Most outdoorsmen are of an independent sort. Probably many of you, like me, believe that, over time, our various governments have taken much too large of a role in our everyday lives. But there is a place in our lives, particularly our outdoor lives, for government intervention. I had that thought while on a recent family outing to Coopers Rock State Forest near Morgantown. We spent a pleasant afternoon climbing around and over DAVE LONG lichen and rhododendron covered formations of stone in an area called Rock City. While doing so I was relating to my family stories of similar adventures I had in those same woods while I was a student at WVU in the 1970s, when I was not much older than the teen-aged boy at my side. It occurred to me then that we can all be thankful for the government entities that have set aside these outdoor resources for all of us to enjoy, forever. This theme occurs throughout my outdoor life. I first hunted on Green Ridge State Forest in 1967 with my father, grandfather and brother. I hunt there still, and occasionally go there to ride my mountain bike. All basically for free. Then there are the various national parks, state parks, wildlife management areas and national wildlife refuges that I have enjoyed throughout my life. Places that will be there for people to enjoy far into the future. This happens because we, as a society, place a value on such things and over the years our government, acting on our behalf, has set these places aside for the benefit of all. Men like Theodore Roosevelt and Gifford Pinchot were some of the first to take an active role in this conservation effort. The vast tracts of land that they put under government protection have been utilized by millions of people over the years. By the way, I killed a nice turkey with a 10-inch beard this spring. I say that not to brag, but to point out that the hunt took place on a West Virginia Wildlife Management Area, not a fancy lease or private club. You can hunt there too. Government’s role in conservation goes well beyond land management. It is probably safe to say that many of the animals we hunt today are there for us to hunt because at some time in history the law told other people they could not hunt them.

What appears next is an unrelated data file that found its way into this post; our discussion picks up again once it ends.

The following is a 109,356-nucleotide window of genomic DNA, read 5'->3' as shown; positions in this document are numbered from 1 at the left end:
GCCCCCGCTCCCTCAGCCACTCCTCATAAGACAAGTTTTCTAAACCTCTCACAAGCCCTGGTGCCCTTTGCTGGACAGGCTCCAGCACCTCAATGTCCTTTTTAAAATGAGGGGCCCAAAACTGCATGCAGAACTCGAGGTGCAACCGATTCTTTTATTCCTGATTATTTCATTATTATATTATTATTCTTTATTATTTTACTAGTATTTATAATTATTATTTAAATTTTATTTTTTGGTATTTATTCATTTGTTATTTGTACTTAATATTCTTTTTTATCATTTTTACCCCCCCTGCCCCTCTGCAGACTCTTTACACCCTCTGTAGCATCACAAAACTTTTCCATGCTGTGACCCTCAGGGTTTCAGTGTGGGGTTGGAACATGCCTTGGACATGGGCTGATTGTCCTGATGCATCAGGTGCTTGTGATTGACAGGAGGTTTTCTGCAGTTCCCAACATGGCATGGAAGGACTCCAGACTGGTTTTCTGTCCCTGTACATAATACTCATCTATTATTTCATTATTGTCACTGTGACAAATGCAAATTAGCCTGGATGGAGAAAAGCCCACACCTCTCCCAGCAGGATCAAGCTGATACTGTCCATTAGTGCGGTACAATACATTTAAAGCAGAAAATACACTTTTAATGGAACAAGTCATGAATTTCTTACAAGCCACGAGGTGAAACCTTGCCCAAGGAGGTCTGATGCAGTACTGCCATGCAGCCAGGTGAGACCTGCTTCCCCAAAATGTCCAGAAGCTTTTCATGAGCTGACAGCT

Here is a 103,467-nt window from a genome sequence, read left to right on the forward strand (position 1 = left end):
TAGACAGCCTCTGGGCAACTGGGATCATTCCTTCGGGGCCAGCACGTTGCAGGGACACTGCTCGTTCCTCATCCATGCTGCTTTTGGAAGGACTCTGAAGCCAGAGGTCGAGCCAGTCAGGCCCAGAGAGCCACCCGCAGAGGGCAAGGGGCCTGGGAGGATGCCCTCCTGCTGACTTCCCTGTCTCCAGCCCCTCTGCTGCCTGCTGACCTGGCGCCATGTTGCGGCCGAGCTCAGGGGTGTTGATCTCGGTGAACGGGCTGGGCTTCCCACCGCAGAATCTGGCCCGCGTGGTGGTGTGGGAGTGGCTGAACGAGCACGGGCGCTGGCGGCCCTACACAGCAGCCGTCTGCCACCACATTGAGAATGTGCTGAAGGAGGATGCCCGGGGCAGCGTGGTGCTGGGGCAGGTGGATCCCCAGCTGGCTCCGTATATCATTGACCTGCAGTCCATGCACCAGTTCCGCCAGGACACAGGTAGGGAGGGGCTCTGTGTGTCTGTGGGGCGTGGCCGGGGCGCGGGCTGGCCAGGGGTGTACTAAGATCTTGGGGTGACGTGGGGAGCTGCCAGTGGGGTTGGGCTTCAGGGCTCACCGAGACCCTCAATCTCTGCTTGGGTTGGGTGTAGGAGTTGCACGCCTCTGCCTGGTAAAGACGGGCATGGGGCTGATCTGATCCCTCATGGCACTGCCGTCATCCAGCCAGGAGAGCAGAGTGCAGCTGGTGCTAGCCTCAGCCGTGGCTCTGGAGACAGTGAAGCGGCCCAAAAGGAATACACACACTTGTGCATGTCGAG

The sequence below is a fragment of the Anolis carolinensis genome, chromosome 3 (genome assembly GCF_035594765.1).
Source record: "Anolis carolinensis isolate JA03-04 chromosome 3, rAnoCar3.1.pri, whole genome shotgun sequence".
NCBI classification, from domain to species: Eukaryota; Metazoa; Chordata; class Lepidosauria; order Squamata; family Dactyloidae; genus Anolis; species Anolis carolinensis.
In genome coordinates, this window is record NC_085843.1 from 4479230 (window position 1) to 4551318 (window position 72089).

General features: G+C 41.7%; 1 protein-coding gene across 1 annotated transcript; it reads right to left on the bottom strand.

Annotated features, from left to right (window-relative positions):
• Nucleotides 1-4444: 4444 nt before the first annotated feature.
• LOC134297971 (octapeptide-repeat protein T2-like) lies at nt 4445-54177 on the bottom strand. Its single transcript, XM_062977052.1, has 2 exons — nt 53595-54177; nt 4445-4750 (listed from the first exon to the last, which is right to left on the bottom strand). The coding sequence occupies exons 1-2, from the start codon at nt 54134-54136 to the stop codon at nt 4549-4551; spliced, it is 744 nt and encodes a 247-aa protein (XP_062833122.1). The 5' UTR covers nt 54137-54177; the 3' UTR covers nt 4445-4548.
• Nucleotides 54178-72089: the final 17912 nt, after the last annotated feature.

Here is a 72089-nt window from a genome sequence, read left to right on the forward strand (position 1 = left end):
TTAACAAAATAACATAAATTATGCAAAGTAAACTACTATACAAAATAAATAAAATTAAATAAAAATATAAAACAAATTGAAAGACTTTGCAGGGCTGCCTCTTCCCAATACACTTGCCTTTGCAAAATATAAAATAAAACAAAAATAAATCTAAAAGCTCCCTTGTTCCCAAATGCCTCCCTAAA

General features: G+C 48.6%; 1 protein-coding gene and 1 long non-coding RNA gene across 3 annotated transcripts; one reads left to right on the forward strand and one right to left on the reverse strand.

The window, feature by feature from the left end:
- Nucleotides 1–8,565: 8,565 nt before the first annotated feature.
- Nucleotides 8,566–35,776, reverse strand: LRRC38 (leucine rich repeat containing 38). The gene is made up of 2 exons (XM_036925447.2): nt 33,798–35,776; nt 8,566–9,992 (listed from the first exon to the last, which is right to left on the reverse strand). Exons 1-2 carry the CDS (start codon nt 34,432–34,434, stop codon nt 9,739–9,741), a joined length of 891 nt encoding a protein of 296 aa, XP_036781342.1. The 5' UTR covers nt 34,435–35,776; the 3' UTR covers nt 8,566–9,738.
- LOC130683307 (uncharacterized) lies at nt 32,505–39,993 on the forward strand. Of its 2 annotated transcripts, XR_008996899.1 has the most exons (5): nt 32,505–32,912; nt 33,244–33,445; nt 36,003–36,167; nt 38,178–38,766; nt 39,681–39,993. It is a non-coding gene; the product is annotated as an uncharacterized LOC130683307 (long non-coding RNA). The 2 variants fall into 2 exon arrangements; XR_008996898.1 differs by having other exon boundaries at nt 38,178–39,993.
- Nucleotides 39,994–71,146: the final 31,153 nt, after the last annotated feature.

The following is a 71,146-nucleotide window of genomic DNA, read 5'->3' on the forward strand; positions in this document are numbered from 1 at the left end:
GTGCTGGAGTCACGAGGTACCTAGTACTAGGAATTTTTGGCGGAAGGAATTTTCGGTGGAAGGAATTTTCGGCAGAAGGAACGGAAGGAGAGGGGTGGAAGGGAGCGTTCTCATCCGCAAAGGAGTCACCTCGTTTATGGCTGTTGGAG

That is government intervention that probably made people mad at the time, but in the long run has been of great benefit to both the resources and the citizens of this country. One thing I know about hunters and fisherman is that they are a vocal group. A 30-year career with the Division of Natural Resources in West Virginia clearly showed that you cannot please everyone and sometimes it seems you please no one. The complaints are many and varied. The state is killing too many deer. The state is not killing enough deer. We need more/fewer catch-and-release areas. Spring gobbler hunting should not be allowed, nor bear hunting, whatever and forever. We all have opinions. But the proof is in the pudding. We are currently enjoying an abundant and tremendous quantity of hunting opportunities due to a history of regulating hunting. The waters we fish in our cleaner than they were 50 years ago, because of regulations. There are a lot of things that government does not do well, but natural resources conservation is one place that things seem to work, at least in the long run. The West Virginia hunting regulations for the upcoming year will soon be available. Probably there will be things in there that some of us do not agree with. Most notably many of you will complain that you